North Korea has fired a suspected ballistic missile off its east coast, just hours before South Korean President Moon Jae-in attended a groundbreaking ceremony for a rail line he hopes will connect the divided Korean peninsula.
North Korea's first launch since October underscored leader Kim Jong-un's New Year vow to bolster the military to counter an unstable international situation amid stalled talks with South Korea and the US.
The presumed missile was fired around 8.10am on Wednesday from an inland location, over the east coast and into the sea, South Korea's Joint Chiefs of Staff (JCS) said.
Hours later, Moon visited the South Korean east coast city of Goseong, near the border with the North, where he broke ground for a new rail line that he called "a stepping stone for peace and regional balance" on the peninsula.
In remarks at the ceremony, Moon acknowledged the launch raised concerns of tensions, and called for North Korea to make sincere efforts for dialogue.
"We should not give up the hope for dialogue in order to fundamentally overcome this situation," he said. "If both Koreas work together and build trust, peace would be achieved one day."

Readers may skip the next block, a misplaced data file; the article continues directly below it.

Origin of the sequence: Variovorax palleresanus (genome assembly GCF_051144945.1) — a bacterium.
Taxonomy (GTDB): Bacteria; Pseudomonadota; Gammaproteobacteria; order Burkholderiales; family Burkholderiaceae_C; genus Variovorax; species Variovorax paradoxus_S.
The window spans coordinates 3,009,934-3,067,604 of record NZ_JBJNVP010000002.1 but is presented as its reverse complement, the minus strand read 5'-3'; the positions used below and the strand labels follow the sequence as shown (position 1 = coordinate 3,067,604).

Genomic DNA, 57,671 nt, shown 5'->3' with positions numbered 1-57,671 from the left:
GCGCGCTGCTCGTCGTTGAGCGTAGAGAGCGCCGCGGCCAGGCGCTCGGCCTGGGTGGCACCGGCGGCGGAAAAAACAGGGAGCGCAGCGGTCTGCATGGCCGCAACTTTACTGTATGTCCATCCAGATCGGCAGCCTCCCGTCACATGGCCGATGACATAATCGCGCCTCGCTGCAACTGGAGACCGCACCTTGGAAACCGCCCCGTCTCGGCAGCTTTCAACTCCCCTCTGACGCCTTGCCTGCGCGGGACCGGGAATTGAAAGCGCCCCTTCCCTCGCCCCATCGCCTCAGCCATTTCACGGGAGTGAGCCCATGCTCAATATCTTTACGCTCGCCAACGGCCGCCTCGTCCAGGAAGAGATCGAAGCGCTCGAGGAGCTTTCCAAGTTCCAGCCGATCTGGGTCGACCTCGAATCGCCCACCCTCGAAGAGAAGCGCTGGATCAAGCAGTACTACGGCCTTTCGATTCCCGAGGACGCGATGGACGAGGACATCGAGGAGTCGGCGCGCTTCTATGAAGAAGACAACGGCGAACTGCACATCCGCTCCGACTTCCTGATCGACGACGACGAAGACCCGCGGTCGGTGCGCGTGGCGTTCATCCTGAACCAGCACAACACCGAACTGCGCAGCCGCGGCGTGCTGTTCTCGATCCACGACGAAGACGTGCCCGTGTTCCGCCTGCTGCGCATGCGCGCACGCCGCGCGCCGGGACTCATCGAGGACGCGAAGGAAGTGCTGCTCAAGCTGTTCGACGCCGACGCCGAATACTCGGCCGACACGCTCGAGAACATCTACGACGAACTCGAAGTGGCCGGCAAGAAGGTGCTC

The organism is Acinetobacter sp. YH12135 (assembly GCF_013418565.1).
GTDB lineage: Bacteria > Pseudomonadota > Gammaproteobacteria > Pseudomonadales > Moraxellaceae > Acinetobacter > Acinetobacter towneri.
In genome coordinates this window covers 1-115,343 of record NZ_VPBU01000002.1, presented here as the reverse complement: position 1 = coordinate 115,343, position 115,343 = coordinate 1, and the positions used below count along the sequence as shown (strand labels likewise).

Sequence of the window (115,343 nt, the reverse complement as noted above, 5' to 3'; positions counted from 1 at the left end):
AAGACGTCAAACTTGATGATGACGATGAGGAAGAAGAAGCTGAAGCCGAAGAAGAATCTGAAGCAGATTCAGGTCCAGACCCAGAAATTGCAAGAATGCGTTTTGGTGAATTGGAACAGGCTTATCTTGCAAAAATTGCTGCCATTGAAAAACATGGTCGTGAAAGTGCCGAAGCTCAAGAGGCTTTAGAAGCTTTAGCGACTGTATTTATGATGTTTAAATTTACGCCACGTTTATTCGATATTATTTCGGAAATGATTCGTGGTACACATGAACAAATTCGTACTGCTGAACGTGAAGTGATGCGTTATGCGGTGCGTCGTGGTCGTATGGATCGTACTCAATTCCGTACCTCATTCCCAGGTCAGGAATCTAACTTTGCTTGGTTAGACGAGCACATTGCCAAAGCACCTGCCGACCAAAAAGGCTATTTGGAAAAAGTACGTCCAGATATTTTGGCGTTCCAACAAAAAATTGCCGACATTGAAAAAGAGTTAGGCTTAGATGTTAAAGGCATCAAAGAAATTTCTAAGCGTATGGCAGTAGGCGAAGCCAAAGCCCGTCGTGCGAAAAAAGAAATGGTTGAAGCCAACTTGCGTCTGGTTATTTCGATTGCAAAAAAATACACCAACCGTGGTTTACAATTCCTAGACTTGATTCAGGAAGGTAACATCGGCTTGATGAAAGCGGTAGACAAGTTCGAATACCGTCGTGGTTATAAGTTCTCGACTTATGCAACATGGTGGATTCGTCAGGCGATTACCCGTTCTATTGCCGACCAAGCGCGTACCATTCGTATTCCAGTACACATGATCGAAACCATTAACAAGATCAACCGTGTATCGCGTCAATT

The apparent missile launch by the nuclear-armed North highlighted the challenges Moon faces in his push to achieve a diplomatic breakthrough before his five-year term ends in May.
Reconnecting the two Koreas by rail was a central issue in meetings between Kim and Moon in 2018, but those efforts went nowhere as talks aimed at convincing North Korea to surrender its nuclear weapons in exchange for easing international sanctions faltered in 2019.
South Korea's National Security Council convened an emergency meeting, expressing concern the launch "came at a time when internal and external stability is extremely important" and calling on North Korea to return to talks.
Japan's defence minister said the suspected ballistic missile had flown an estimated 500km.
"Since last year, North Korea has repeatedly launched missiles, which is very regrettable," Japanese Prime Minister Fumio Kishida told reporters.
UN Security Council resolutions ban all ballistic missile and nuclear tests by North Korea, and have imposed sanctions over the programs.
In a report last month, the US government's Congressional Research Service concluded North Korea was "continuing to build a nuclear warfighting capability designed to evade regional ballistic missile defences."